Name, where are you from?
My name is Julia-Sophie. I’m half French and half English. I grew up in Lyon (France) and Oxford (UK), but with a slight detour to Zaragoza (Spain) halfway through.

Describe your style in three words?
Electronica, pop, heartfelt.

What’s the best gig you’ve ever been to?
Madonna, World Confessions tour in Paris, with David Guetta as the opening act. I had never been to a huge pop show before as I was more alternative DIY music scenes. I was blown away. I loved it. I understood, for the first time, the power of pop music and dreams. Maybe this is where I first started to sway into electronica and pop.

If you could be on the line up with any two bands in history?
It would have to be Bjork and Kraftwerk. Both are innovators and pioneers in experimental pop, robot pop, avant-garde pop; their music is beyond influential. I mean, need I say more? I’d probably faint.

Which subcultures have influenced you?
Queer indie-electronica on the producing side with more classic poetic music when it comes to the songwriting structural and lyrical side of things. Anything that comes out on WARP records and Ninja Tunes, Krautrock, American Minimalism, Chicago House, French Chanson, Underground Dance.

If you could spend an hour with anyone from history?
Steve Reich, the master of minimalism. Always.

Of all the venues you’ve played, which is your favourite?
In my old rock band I supported Courtney Love at Terminal 5 in New York. I can still smell the sweat that poured out into the room that night and see people all pressed up against the walls, hanging from the balcony, all in the back of my mind's eye. It was crazy. The room was electric. It was the same night that Debbie Harry tapped me on the shoulder and invited my band to tour with Blondie. I could never forget this night.

Your greatest unsung hero or heroine in music?
Richard H Kirk. Play 'Yashar' by Cabaret Voltaire loud and the whole building will start to shake. Avant-garde electronic pop music. His music reminds me to stay on the edge and not get too comfortable. I especially love all the industrial sounds.

The first track you played on repeat?
'Central Reservation' by Beth Orton. I think this is the first record I ever heard that really made me want to become a musician or be an artist. I had never really heard indie-female-folktronica before I heard Beth. She was a revelation. Up until then, I had grown up listening to my dad’s blues records, Ray Charles, Robert Johnson, B.B.King and my mother’s French chansons Françaises, Jaques Brel, Georges Brassens and Barbara.

A song that defines the teenage you?
'Dancing Barefoot' by Patti Smith. The moment I discovered Patti Smith, all I wanted to do was move to New York, write poetry, read Ginsberg and smoke Gauloise. I still do.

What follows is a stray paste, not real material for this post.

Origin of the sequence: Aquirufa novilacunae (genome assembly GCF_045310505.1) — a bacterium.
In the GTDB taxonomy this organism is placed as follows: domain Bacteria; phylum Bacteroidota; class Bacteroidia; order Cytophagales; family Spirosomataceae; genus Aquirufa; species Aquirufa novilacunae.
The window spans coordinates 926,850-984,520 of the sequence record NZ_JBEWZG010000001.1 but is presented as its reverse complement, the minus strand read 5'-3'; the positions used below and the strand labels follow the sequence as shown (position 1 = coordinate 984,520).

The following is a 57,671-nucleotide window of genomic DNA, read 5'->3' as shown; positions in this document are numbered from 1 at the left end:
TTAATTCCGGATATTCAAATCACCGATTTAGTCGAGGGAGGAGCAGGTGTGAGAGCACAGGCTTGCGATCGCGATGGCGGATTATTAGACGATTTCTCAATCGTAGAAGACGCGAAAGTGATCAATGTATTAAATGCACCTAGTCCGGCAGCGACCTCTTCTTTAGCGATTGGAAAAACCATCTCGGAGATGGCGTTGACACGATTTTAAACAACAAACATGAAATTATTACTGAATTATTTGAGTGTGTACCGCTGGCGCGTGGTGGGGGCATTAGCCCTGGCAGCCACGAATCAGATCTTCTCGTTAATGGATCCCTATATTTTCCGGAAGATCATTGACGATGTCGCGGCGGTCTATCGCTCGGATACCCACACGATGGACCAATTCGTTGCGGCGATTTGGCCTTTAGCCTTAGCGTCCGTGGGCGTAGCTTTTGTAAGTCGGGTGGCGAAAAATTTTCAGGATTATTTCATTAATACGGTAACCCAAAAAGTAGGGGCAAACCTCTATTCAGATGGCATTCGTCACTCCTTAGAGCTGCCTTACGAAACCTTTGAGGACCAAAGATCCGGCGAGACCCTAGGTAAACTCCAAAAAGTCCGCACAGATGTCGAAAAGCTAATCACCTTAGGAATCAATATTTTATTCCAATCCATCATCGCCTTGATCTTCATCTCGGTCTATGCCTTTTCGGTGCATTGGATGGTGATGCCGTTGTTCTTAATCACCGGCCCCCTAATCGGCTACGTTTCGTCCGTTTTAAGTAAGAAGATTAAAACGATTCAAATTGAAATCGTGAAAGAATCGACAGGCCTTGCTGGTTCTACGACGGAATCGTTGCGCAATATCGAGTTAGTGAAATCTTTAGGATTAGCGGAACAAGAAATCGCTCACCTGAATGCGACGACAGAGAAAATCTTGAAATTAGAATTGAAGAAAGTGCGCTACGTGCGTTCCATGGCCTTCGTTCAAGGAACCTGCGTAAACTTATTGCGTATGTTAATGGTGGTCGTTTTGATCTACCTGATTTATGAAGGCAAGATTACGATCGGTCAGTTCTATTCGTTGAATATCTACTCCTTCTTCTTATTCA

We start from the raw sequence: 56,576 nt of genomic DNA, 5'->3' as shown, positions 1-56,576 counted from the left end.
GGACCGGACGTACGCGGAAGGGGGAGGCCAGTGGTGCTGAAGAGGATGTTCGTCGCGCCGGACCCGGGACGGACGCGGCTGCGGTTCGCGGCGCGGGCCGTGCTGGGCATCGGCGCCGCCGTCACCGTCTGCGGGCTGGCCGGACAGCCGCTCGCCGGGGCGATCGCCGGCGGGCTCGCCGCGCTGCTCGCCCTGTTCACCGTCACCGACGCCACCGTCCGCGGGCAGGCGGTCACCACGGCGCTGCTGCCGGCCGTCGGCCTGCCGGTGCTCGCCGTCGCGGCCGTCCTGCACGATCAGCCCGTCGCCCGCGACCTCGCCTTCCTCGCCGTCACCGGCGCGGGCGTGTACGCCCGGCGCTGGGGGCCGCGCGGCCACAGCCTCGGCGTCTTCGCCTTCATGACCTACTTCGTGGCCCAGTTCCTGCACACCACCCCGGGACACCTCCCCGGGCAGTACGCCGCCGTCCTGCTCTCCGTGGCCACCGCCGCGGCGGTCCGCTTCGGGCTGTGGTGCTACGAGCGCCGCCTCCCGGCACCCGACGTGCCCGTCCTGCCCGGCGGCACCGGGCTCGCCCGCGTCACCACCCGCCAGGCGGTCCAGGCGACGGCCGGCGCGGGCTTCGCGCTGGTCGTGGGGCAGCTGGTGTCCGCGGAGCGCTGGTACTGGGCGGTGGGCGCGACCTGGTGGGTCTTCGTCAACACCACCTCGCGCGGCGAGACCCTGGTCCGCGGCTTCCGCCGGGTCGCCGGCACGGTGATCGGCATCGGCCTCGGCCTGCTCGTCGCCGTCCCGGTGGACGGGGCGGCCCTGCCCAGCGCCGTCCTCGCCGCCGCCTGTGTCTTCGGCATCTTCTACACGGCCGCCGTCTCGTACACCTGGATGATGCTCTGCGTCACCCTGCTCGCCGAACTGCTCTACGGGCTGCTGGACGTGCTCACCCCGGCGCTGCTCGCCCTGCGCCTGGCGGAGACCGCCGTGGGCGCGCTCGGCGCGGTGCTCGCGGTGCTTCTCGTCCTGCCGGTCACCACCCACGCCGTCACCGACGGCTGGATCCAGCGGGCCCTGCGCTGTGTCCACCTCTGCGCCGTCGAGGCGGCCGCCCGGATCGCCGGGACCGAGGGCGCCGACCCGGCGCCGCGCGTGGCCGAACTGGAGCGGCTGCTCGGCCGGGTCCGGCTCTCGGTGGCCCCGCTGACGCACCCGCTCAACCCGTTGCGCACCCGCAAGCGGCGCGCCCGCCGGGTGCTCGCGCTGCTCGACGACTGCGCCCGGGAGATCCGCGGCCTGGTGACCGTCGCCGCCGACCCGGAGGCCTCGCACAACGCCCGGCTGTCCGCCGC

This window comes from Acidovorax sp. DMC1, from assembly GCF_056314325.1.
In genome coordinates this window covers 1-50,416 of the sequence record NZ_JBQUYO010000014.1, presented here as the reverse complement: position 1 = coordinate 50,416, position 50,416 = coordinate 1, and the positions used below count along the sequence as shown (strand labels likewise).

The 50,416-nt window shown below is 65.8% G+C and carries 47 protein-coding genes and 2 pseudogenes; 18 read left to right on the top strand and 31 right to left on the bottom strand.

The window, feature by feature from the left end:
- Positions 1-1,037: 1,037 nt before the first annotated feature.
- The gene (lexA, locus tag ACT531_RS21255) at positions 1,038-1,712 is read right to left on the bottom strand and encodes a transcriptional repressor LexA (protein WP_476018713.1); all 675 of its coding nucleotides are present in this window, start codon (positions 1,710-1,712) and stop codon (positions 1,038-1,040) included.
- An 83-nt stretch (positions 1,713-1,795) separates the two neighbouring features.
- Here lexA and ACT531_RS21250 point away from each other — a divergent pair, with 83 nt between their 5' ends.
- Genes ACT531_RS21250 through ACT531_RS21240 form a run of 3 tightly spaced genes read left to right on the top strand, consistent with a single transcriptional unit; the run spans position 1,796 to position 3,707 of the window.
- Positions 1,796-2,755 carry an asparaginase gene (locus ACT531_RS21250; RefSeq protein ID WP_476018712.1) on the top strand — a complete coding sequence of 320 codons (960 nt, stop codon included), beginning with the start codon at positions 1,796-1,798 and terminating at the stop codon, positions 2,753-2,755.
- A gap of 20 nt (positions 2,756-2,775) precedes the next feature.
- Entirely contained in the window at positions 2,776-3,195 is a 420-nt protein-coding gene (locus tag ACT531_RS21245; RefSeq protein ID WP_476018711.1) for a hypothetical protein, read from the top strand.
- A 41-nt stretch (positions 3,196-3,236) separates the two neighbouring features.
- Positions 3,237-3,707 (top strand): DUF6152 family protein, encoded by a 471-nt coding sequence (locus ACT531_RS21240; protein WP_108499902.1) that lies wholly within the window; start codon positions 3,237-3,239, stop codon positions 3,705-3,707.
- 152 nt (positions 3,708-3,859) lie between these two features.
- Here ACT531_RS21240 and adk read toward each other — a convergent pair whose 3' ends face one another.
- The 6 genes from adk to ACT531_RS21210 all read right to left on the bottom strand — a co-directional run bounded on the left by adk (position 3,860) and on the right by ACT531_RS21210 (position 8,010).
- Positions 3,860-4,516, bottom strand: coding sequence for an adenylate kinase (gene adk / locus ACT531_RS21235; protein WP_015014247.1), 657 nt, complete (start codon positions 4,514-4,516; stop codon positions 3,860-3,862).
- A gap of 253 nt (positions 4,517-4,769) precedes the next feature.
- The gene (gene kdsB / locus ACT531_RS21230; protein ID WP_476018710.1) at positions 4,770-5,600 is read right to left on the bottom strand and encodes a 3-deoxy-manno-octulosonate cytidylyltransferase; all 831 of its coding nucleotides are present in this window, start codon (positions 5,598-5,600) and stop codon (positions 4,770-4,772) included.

One record you would keep forever?
'Blackstar' by David Bowie. This record melts my heart and reminds me how we must treasure life. How mortal we are.

A song lyric that has inspired you?
“I have lost a hero, I have lost a friend,
But for you, darling, I’d do it all again”

From 'New York' by St. Vincent. So romantic. I get lost in my thoughts so often that I have to remind myself what is at the centre of everything. Love. Our hearts. Always beating.

The song that would get you straight on the dance floor?
'Sage Comme Une Image' by Lio. I’ve got a soft spot for a little French escape. A French kiss. Bisous.

A song you wished you had written?
'Because The Night' by Bruce Springsteen & Patti Smith. This song has everything. It’s a love song that expresses deep sexual excitement with strength from a women’s perspective. It’s a masterpiece and I love it.

Best song to turn up loud?
'Maybe In The Summer' by SASSY 009.

Best song to bring people together?
'I Want To Hold Your Hand' by The Beatles.

A song people wouldn’t expect you to like?
'I Missed Your Party' by Camera Obscura. Such a gem of a song. People tend to associate me with listening to electronic music, I guess. But for this, I’ll drink that cool-aid.

Best song to end an all-nighter on?
'Lights On' by FKA Twigs. Epic. Cutting edge. Contorts my mind.

Any new music you are listening to right now?
I’m currently listening to Sofia Kourtesis’s EP 'Frésia Magdalena' and Ela Minus’s album 'Act of Rebellion'. Both are female electronic artists and producers who are inspiring me on so many levels and who I highly recommend tuning into.

Julia-Sophie | And You Know It (2021)